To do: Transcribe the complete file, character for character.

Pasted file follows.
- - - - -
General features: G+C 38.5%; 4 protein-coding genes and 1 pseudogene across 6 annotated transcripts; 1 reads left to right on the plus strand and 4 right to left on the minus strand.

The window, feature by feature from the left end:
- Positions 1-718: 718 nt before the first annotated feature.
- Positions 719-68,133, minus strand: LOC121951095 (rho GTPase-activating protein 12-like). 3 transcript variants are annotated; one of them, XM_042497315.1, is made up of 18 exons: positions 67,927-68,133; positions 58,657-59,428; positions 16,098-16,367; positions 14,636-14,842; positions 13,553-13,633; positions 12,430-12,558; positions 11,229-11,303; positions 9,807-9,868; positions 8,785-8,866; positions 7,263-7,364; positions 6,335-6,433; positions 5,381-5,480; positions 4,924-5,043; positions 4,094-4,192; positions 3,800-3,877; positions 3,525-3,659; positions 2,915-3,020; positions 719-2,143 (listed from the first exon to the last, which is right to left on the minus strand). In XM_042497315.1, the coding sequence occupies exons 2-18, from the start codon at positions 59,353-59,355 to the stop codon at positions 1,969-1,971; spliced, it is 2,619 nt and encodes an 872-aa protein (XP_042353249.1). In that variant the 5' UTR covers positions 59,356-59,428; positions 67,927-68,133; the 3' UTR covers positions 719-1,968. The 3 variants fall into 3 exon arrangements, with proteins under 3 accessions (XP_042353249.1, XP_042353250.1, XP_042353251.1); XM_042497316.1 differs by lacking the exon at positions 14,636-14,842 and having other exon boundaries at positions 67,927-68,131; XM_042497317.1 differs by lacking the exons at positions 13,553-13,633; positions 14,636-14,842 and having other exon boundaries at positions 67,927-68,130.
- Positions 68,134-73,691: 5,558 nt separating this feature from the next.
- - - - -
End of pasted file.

General features: G+C 38.5%; 4 protein-coding genes and 1 pseudogene across 6 annotated transcripts; 1 reads left to right on the plus strand and 4 right to left on the minus strand.

The window, feature by feature from the left end:
- Positions 1-718: 718 nt before the first annotated feature.
- Positions 719-68,133, minus strand: LOC121951095 (rho GTPase-activating protein 12-like). 3 transcript variants are annotated; one of them, XM_042497315.1, is made up of 18 exons: positions 67,927-68,133; positions 58,657-59,428; positions 16,098-16,367; positions 14,636-14,842; positions 13,553-13,633; positions 12,430-12,558; positions 11,229-11,303; positions 9,807-9,868; positions 8,785-8,866; positions 7,263-7,364; positions 6,335-6,433; positions 5,381-5,480; positions 4,924-5,043; positions 4,094-4,192; positions 3,800-3,877; positions 3,525-3,659; positions 2,915-3,020; positions 719-2,143 (listed from the first exon to the last, which is right to left on the minus strand). In XM_042497315.1, the coding sequence occupies exons 2-18, from the start codon at positions 59,353-59,355 to the stop codon at positions 1,969-1,971; spliced, it is 2,619 nt and encodes an 872-aa protein (XP_042353249.1). In that variant the 5' UTR covers positions 59,356-59,428; positions 67,927-68,133; the 3' UTR covers positions 719-1,968. The 3 variants fall into 3 exon arrangements, with proteins under 3 accessions (XP_042353249.1, XP_042353250.1, XP_042353251.1); XM_042497316.1 differs by lacking the exon at positions 14,636-14,842 and having other exon boundaries at positions 67,927-68,131; XM_042497317.1 differs by lacking the exons at positions 13,553-13,633; positions 14,636-14,842 and having other exon boundaries at positions 67,927-68,130.
- Positions 68,134-73,691: 5,558 nt separating this feature from the next.